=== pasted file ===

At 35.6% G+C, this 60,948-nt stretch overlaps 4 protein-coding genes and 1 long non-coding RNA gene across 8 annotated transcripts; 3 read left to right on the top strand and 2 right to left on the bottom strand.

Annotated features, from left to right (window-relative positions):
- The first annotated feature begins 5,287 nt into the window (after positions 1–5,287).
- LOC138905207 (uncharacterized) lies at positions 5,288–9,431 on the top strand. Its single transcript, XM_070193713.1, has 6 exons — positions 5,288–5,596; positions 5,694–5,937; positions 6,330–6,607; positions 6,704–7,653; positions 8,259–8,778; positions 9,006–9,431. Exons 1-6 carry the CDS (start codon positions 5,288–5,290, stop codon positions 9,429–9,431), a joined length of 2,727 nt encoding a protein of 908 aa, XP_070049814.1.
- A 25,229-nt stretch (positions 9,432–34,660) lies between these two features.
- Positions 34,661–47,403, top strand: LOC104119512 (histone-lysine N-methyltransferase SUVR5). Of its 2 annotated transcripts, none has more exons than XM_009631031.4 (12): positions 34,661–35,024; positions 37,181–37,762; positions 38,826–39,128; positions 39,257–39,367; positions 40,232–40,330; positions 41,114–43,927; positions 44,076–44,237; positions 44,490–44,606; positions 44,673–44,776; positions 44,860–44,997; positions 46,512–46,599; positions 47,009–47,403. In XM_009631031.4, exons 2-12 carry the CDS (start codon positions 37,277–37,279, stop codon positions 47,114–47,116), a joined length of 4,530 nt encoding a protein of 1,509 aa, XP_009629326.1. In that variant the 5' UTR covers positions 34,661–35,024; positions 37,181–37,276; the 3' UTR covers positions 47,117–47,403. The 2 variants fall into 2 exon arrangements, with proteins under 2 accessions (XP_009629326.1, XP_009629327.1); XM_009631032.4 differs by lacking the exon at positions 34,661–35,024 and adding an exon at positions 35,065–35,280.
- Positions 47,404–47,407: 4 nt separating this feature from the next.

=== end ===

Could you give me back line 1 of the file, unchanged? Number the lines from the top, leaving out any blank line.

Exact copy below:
At 35.6% G+C, this 60,948-nt stretch overlaps 4 protein-coding genes and 1 long non-coding RNA gene across 8 annotated transcripts; 3 read left to right on the top strand and 2 right to left on the bottom strand.